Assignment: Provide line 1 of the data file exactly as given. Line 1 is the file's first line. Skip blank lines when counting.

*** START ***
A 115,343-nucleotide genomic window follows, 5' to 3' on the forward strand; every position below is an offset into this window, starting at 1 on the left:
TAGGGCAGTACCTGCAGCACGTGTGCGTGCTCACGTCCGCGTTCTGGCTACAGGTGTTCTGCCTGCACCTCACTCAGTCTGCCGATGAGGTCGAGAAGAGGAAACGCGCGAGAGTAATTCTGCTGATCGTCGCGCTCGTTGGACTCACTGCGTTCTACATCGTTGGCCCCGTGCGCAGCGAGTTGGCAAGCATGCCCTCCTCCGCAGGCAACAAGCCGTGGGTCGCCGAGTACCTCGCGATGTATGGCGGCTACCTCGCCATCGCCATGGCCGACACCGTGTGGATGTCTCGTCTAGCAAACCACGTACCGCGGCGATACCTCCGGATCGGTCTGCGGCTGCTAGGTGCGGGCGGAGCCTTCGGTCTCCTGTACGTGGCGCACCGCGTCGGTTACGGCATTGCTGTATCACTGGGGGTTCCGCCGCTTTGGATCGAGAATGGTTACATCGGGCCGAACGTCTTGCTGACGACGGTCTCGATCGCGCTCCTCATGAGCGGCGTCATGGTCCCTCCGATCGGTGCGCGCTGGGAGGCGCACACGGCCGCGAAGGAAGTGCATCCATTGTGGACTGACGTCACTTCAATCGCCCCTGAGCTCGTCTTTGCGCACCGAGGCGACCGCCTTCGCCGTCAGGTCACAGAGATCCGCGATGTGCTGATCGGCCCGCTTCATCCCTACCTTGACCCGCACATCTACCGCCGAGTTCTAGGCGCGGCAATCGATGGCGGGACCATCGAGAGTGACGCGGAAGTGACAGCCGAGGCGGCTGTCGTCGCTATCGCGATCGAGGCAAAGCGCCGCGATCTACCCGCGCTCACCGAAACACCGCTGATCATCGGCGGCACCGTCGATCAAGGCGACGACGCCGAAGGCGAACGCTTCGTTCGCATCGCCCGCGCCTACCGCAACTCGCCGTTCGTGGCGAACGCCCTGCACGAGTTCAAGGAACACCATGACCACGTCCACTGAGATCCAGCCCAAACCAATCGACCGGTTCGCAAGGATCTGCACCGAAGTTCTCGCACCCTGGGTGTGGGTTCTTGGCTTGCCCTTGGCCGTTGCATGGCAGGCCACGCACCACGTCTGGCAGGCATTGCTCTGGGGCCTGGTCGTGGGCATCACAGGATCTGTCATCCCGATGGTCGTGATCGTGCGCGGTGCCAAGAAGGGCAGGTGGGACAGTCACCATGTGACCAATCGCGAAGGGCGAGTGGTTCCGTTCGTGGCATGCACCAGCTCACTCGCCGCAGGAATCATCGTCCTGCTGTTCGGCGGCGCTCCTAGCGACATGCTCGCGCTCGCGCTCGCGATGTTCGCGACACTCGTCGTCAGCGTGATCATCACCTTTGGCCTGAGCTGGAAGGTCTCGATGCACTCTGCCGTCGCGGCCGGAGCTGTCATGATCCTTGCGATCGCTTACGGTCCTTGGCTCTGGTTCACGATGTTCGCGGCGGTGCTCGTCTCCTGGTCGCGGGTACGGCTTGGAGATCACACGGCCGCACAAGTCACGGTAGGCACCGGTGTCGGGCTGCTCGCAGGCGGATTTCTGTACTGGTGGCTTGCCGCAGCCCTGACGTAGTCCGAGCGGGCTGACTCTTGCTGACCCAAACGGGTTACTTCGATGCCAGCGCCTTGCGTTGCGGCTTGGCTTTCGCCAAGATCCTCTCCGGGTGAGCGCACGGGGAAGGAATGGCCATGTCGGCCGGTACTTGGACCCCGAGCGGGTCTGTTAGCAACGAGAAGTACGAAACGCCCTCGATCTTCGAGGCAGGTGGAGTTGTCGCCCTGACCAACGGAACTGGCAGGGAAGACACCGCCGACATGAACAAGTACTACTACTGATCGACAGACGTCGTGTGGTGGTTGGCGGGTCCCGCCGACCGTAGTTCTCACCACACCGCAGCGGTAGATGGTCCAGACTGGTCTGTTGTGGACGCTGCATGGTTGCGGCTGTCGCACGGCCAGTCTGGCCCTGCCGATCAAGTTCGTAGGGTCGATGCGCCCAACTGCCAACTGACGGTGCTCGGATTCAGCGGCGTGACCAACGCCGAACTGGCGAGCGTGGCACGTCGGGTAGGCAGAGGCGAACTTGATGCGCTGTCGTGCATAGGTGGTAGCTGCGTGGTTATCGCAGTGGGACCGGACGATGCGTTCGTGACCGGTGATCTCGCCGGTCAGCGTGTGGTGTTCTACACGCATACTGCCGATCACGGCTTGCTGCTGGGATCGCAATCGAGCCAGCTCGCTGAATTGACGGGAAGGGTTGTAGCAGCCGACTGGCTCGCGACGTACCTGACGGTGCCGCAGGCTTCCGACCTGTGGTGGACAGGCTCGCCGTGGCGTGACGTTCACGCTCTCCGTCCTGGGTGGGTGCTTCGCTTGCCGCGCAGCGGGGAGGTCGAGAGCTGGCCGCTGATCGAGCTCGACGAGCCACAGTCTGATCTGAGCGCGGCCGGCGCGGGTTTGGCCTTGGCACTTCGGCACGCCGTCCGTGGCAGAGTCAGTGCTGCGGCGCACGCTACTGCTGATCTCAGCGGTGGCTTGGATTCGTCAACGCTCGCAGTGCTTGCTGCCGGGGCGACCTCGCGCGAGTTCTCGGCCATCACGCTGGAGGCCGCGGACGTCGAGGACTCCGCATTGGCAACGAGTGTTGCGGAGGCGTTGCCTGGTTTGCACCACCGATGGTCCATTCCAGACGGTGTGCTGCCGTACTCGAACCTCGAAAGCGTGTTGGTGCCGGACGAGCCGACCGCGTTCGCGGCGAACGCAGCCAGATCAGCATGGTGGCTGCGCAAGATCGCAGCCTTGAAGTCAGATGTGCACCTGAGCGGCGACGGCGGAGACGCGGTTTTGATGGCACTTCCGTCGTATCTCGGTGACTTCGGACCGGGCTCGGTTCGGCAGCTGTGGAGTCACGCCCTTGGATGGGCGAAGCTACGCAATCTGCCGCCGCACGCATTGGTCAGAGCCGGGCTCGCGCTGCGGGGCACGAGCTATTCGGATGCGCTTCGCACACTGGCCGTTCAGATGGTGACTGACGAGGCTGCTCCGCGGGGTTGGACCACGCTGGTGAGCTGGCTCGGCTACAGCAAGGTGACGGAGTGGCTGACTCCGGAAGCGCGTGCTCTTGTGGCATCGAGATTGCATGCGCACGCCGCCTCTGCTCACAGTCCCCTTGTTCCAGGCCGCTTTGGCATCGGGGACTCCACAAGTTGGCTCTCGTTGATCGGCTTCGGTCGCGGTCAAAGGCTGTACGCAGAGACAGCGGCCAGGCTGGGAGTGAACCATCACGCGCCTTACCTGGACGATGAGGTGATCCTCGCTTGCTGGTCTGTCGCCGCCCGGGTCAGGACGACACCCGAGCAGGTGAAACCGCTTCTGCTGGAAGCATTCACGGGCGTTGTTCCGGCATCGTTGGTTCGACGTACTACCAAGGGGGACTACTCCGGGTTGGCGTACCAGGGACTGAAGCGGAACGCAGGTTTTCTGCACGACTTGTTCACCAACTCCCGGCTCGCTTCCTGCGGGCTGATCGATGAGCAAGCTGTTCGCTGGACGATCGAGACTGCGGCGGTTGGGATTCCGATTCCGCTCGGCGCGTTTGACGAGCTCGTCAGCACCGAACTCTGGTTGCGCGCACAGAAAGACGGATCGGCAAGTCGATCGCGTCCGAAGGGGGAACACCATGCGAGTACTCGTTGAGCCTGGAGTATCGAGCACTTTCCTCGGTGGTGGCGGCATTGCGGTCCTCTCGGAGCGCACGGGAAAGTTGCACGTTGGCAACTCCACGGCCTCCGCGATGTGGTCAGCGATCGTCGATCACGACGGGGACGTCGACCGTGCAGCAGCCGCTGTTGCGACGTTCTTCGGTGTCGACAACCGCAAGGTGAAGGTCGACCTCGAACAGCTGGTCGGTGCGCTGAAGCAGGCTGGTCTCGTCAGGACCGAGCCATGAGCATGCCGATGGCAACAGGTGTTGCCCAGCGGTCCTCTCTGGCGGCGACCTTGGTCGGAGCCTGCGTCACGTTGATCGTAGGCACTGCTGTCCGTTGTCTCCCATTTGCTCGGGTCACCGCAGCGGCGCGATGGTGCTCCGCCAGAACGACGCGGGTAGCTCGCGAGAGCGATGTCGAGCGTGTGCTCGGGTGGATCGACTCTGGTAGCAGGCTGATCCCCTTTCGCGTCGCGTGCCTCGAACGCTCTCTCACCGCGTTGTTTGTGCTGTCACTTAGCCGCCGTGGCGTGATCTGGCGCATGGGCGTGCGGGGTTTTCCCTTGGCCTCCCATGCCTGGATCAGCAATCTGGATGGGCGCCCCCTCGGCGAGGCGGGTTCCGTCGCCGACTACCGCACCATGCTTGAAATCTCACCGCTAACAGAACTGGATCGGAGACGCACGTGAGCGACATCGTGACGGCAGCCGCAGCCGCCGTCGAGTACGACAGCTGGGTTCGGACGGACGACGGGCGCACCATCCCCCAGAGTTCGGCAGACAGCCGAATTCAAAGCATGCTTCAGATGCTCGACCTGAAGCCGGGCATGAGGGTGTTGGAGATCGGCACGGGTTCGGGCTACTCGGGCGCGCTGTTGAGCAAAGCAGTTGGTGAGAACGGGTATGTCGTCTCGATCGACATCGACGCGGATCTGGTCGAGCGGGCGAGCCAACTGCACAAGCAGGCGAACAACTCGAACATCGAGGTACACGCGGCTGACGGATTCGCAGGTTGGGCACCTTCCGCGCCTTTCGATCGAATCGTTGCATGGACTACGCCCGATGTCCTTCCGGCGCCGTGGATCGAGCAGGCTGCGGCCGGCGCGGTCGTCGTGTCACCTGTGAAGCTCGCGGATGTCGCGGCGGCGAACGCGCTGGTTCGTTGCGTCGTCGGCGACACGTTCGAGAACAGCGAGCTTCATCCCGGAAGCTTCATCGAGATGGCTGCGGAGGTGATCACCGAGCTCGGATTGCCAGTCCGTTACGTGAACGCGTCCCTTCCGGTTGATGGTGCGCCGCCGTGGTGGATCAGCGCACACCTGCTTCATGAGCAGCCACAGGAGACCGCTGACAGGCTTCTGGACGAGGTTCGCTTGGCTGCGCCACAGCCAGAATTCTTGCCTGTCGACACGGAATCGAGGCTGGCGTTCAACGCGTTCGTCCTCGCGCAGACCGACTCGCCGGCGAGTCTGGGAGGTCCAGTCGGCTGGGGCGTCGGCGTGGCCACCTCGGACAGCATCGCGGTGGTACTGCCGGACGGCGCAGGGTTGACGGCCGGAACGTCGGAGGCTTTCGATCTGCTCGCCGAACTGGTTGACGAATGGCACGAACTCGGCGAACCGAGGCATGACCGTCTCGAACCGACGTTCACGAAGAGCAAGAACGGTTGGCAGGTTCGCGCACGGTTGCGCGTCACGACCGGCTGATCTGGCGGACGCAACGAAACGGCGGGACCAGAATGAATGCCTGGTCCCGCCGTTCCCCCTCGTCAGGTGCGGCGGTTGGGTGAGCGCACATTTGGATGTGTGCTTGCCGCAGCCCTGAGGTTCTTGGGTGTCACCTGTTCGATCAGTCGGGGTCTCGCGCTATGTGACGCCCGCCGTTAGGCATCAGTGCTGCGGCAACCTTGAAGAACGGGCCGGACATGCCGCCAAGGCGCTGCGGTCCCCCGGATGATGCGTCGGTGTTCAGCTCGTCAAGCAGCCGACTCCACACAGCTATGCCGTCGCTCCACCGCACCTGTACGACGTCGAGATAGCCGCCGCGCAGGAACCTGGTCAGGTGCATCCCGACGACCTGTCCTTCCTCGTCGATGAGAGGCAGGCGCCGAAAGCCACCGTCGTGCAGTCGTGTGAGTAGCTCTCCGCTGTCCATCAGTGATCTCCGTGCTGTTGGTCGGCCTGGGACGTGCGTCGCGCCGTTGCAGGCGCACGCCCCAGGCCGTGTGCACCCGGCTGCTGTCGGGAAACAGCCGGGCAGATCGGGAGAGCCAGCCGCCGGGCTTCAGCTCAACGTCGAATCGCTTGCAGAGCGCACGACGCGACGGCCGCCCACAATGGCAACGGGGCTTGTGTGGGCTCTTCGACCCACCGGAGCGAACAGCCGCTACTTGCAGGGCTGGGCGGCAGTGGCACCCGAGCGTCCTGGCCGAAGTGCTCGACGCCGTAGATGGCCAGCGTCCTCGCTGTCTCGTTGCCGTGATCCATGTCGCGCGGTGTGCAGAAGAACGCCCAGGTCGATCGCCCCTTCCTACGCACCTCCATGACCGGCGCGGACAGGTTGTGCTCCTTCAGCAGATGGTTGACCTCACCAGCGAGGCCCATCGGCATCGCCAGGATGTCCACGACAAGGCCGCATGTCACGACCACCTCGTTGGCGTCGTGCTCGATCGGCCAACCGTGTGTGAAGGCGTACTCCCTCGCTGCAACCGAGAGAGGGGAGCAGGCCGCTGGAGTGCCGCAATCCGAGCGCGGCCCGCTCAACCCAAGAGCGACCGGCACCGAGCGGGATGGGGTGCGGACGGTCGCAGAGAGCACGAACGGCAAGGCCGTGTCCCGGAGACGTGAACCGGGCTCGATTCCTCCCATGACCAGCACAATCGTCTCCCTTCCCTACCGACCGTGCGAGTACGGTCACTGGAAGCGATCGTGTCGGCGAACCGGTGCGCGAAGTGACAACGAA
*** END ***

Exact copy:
A 115,343-nucleotide genomic window follows, 5' to 3' on the forward strand; every position below is an offset into this window, starting at 1 on the left: